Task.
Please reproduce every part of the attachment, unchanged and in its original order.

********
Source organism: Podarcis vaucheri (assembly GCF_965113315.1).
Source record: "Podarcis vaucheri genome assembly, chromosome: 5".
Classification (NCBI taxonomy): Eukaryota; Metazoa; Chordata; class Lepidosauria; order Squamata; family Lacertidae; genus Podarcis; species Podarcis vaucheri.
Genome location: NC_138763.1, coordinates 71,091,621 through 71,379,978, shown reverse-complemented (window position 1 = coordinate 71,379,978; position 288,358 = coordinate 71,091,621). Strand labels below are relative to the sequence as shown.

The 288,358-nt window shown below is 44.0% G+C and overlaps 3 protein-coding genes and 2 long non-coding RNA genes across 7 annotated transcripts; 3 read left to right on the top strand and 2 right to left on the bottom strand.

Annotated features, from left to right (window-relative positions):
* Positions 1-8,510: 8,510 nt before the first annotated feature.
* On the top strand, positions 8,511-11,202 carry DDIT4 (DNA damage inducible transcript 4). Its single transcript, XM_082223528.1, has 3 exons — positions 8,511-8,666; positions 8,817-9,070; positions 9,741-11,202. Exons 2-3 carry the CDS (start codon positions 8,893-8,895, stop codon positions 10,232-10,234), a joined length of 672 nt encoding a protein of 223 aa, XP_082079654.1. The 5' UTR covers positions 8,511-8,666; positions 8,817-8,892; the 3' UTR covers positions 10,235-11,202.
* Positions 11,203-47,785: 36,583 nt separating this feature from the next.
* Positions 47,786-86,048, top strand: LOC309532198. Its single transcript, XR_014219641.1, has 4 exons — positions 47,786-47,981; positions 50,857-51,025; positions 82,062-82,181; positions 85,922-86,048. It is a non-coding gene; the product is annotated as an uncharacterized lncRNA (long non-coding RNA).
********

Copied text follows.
Source organism: Podarcis vaucheri (assembly GCF_965113315.1).
Source record: "Podarcis vaucheri genome assembly, chromosome: 5".
Classification (NCBI taxonomy): Eukaryota; Metazoa; Chordata; class Lepidosauria; order Squamata; family Lacertidae; genus Podarcis; species Podarcis vaucheri.
Genome location: NC_138763.1, coordinates 71,091,621 through 71,379,978, shown reverse-complemented (window position 1 = coordinate 71,379,978; position 288,358 = coordinate 71,091,621). Strand labels below are relative to the sequence as shown.

The 288,358-nt window shown below is 44.0% G+C and overlaps 3 protein-coding genes and 2 long non-coding RNA genes across 7 annotated transcripts; 3 read left to right on the top strand and 2 right to left on the bottom strand.

Annotated features, from left to right (window-relative positions):
* Positions 1-8,510: 8,510 nt before the first annotated feature.
* On the top strand, positions 8,511-11,202 carry DDIT4 (DNA damage inducible transcript 4). Its single transcript, XM_082223528.1, has 3 exons — positions 8,511-8,666; positions 8,817-9,070; positions 9,741-11,202. Exons 2-3 carry the CDS (start codon positions 8,893-8,895, stop codon positions 10,232-10,234), a joined length of 672 nt encoding a protein of 223 aa, XP_082079654.1. The 5' UTR covers positions 8,511-8,666; positions 8,817-8,892; the 3' UTR covers positions 10,235-11,202.
* Positions 11,203-47,785: 36,583 nt separating this feature from the next.
* Positions 47,786-86,048, top strand: LOC309532198. Its single transcript, XR_014219641.1, has 4 exons — positions 47,786-47,981; positions 50,857-51,025; positions 82,062-82,181; positions 85,922-86,048. It is a non-coding gene; the product is annotated as an uncharacterized lncRNA (long non-coding RNA).